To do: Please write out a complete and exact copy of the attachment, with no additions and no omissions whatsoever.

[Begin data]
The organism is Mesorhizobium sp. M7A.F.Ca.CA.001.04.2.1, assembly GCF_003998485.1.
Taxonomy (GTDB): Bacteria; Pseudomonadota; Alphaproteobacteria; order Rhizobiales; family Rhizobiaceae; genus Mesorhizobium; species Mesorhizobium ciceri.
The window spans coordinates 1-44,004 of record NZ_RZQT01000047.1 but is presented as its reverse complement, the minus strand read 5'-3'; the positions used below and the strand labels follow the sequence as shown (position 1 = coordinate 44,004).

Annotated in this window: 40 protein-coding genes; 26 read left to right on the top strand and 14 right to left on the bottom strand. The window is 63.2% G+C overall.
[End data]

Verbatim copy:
The organism is Mesorhizobium sp. M7A.F.Ca.CA.001.04.2.1, assembly GCF_003998485.1.
Taxonomy (GTDB): Bacteria; Pseudomonadota; Alphaproteobacteria; order Rhizobiales; family Rhizobiaceae; genus Mesorhizobium; species Mesorhizobium ciceri.
The window spans coordinates 1-44,004 of record NZ_RZQT01000047.1 but is presented as its reverse complement, the minus strand read 5'-3'; the positions used below and the strand labels follow the sequence as shown (position 1 = coordinate 44,004).

Annotated in this window: 40 protein-coding genes; 26 read left to right on the top strand and 14 right to left on the bottom strand. The window is 63.2% G+C overall.